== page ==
Did you know that muscle is your organ of vitality and longevity, and we need a lot more of it?
As we think about optimizing our health and our longevity, we have to critically think about our muscle mass and strength. In fact, it can start declining in our late 30s and 40s. There’s so much opportunity to be able to build and maintain muscle mass as we move into our older years. You can even gain muscle mass after 50 and 60.
We want to think about preventing sarcopenia, which is a loss of muscle mass. That is one of the biggest predictors of poor recovery from falls as we get older. Let’s dive into why muscle is your organ of longevity, what are some things that can happen with poor muscle mass, and what you can do about it.
Rather watch or listen?
Quite simply put, increased muscle mass will have improved health outcomes, not only from a physical standpoint but from a metabolic standpoint. Conversely, low muscle mass is associated with fatigue, injuries, frailty, falls, and even death.
Why is muscle mass important in the body
Now let’s go through why muscle is so important for our body.
1. Provides Structure
Perhaps one of the most obvious things is that it provides us with a structure and integrity to allow us to move dynamically through the world.
2. Reduces Systemic Inflammation
Increased muscle mass decreases inflammation. Conversely, increased adipose tissue or fat tissue is inflammatory in nature, especially coming from the visceral fat. Visceral fat will increase inflammation as well as insulin resistance. So you can see how increased muscle mass will decrease those factors and optimize our blood-sugar metabolism and hormonal function.
3. Regulates Our Metabolism
It is necessary for fat oxidation, glucose metabolism, and detoxification. This is, quite frankly, one of the most important functions of muscle.
4. Whole-Body Protein Metabolism
It plays a central role in whole-body protein metabolism. This is where protein synthesis occurs. Think of it as this reservoir that contains all of our amino acids. We have to consume proteins to be able to optimize our amino acid intake, as well as muscle metabolism.
How to preserve our organ of longevity
As I mentioned, we are all losing muscle mass as we age. When we’re younger, we rely more on things like testosterone, insulin, and growth hormone to optimize our muscle mass. As we get older, we have to rely more on things like nutrition, training, and perhaps for some, supplementation. Now to get into what we need to preserve our organ longevity.
1. Consuming Enough Protein and Essential Amino Acids
As it relates to protein synthesis, we have to consume enough protein. But what does that mean? That’s always a big question.
Consuming enough protein means that for women you are consuming at least 20 to 30 grams of protein per meal and for men 30 to 40 grams per meal. That is assuming that you are eating at least three meals a day.
Now if we want to get a little bit more specific, you can say 1 to 1.5 grams per kilogram of body weight. Now, the next aspect of this is that we have to consume all of the essential amino acids. There is some controversy over this. That means that if you are a vegetarian, you have to think about combining protein sources.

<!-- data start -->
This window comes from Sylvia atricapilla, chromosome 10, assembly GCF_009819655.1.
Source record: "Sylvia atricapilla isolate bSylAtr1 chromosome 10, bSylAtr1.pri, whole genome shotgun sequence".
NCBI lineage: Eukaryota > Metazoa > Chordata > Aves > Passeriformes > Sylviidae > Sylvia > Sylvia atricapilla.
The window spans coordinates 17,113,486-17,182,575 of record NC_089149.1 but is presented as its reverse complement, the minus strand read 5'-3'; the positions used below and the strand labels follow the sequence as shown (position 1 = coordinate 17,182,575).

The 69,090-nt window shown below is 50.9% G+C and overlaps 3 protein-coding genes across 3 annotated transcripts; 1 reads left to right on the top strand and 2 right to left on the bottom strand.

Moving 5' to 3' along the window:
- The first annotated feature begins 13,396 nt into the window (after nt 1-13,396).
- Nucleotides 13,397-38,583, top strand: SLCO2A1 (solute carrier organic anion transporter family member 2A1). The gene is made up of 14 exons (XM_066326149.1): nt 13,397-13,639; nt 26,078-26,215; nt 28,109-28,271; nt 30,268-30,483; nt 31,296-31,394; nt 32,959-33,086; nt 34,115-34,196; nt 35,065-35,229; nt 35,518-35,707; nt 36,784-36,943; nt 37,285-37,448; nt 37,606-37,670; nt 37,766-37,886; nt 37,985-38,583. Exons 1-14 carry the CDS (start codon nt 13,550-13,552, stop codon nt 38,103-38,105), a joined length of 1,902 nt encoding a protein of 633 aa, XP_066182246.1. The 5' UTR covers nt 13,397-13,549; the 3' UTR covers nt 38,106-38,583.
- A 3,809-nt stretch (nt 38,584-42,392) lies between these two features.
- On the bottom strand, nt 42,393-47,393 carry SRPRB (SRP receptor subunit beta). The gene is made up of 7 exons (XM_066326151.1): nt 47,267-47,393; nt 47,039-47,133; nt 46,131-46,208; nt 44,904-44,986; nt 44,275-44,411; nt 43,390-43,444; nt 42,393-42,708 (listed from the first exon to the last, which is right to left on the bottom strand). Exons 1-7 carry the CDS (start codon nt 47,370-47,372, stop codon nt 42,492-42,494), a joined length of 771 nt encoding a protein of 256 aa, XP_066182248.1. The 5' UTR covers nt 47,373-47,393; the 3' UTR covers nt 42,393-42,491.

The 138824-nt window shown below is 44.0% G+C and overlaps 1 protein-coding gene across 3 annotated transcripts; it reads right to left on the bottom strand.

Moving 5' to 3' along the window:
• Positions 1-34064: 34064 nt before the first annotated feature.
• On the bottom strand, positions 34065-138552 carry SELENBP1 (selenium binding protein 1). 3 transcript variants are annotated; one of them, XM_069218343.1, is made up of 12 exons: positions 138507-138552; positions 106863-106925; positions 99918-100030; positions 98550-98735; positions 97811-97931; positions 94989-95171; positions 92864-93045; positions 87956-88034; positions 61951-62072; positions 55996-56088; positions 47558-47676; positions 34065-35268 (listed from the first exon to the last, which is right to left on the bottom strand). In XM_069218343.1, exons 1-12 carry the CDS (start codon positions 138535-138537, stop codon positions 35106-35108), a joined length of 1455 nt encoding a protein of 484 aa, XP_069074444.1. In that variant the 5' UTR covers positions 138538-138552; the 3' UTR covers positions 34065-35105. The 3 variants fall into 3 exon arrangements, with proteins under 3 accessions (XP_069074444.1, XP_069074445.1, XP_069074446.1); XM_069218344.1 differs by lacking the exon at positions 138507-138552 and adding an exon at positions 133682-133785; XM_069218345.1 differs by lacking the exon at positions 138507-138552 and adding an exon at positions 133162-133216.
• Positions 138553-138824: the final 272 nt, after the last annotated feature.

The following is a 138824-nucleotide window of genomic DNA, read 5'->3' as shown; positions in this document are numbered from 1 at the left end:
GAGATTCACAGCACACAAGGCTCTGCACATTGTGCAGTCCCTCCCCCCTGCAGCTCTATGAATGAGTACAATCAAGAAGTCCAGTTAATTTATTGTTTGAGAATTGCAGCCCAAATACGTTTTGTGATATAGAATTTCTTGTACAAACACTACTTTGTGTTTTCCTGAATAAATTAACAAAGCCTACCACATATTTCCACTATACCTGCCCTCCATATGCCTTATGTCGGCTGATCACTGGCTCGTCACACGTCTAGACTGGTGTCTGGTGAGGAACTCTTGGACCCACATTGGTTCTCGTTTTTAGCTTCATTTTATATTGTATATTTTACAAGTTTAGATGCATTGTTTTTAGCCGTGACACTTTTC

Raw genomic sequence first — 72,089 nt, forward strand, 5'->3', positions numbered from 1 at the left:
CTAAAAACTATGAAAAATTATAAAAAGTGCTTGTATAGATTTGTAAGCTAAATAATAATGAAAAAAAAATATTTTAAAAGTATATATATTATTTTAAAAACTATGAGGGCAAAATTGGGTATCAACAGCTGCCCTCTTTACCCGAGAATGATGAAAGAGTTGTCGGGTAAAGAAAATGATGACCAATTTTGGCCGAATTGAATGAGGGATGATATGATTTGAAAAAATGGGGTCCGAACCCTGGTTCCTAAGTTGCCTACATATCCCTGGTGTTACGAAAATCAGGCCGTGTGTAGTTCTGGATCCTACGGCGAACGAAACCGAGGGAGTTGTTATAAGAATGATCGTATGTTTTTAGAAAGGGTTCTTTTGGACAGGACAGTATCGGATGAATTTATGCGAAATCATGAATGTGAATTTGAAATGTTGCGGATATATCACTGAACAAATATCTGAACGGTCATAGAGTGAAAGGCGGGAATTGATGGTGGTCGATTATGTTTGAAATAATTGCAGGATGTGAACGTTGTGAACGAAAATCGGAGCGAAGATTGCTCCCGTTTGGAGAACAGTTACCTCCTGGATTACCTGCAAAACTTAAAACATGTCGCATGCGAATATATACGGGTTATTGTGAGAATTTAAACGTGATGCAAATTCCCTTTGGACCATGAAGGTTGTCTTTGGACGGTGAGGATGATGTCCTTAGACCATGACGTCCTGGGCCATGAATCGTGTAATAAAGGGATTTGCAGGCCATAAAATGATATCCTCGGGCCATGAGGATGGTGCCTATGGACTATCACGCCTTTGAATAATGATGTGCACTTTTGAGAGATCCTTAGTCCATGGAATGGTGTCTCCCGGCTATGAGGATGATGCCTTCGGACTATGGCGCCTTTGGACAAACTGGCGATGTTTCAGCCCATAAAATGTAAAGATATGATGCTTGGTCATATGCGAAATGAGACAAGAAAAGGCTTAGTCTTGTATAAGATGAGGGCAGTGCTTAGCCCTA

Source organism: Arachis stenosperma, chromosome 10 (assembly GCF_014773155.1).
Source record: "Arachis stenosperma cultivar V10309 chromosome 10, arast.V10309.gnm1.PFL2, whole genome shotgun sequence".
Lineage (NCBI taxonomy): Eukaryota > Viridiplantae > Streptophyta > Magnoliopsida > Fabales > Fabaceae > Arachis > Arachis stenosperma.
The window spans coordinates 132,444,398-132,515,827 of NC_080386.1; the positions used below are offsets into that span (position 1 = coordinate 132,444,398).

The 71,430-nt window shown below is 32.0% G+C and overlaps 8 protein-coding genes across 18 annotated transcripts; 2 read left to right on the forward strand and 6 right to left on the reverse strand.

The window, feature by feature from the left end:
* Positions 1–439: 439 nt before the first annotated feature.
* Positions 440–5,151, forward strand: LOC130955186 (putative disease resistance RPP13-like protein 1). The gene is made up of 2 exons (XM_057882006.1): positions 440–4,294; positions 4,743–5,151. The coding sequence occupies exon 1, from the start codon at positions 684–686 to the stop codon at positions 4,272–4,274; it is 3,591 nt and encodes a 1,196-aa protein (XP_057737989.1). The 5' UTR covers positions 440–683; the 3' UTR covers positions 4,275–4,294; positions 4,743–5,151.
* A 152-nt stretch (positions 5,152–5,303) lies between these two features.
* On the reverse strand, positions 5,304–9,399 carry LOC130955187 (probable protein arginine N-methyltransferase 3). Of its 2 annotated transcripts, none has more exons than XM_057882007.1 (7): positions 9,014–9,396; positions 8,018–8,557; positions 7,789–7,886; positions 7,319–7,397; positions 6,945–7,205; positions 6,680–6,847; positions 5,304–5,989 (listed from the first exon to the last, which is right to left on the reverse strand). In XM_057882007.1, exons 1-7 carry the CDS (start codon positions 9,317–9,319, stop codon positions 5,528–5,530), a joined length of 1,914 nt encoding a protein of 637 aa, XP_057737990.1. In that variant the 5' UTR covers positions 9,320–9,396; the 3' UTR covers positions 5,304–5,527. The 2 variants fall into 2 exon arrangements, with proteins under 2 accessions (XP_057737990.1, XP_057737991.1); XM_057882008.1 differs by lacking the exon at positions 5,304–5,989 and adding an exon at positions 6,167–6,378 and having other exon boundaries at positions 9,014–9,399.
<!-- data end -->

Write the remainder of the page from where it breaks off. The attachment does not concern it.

For example, brown rice and peas will make a complete protein. Chicken, fish, or turkey is already a complete protein. We want to think about having all of these essential amino acids consistently throughout the day so that we’re feeding this positive nitrogen balance, which is ultimately our amino acid balance.
2. Progressive Overload Training
You have to have some form of training with progressive overload. That means that it is a structured program where you are consistently changing either the intensity, duration, volume, or weights.
We have to be able to constantly break down protein and build protein. It is a beautiful cycle that changes every day based on what we’re doing.
Essentially, your muscles need to be constantly stimulated. If they’re not stimulated, there’s no way for us to increase or shift our muscle to fat ratio.
Regardless of age, if we take a 20-year-old for example, we know that a 20-year-old is going to be able to build bigger and stronger muscles than an 80-year-old. However, an 80-year-old with proper resistance training and progressive overload is still going to be able to develop larger muscles. We want to consider that age should not be a factor in this and wherever you are right now is a great opportunity to start.
Last but not least, there’s supplementation. Supplementation does not work alone, and it is absolutely necessary to have an optimal diet with enough protein as well as a proper training regime. There is enough scientific literature to prove that creatine is a promising supplement that can help with building muscle mass. Essentially, it’s bringing water into the muscle cell to enlarge it which will develop more muscle force and mass.
There you have it… all the reasons why muscle is your organ of longevity. It is so important to think about how you can live into your older years the way that you want and to feel strong and healthy from a metabolic, hormonal, and physical standpoint. My entire career, I’ve been trying to get anybody that will listen to me to strength train because I think it is so valuable. I hope that you consider this if you’re not already.
Give this a shot. Let me know how it goes. If this was helpful, make sure you give it a share. Also, subscribe to our YouTube channel The Movement Paradigm for weekly tips on mindset, nutrition, and movement.
5 Ways to Improve your Mobility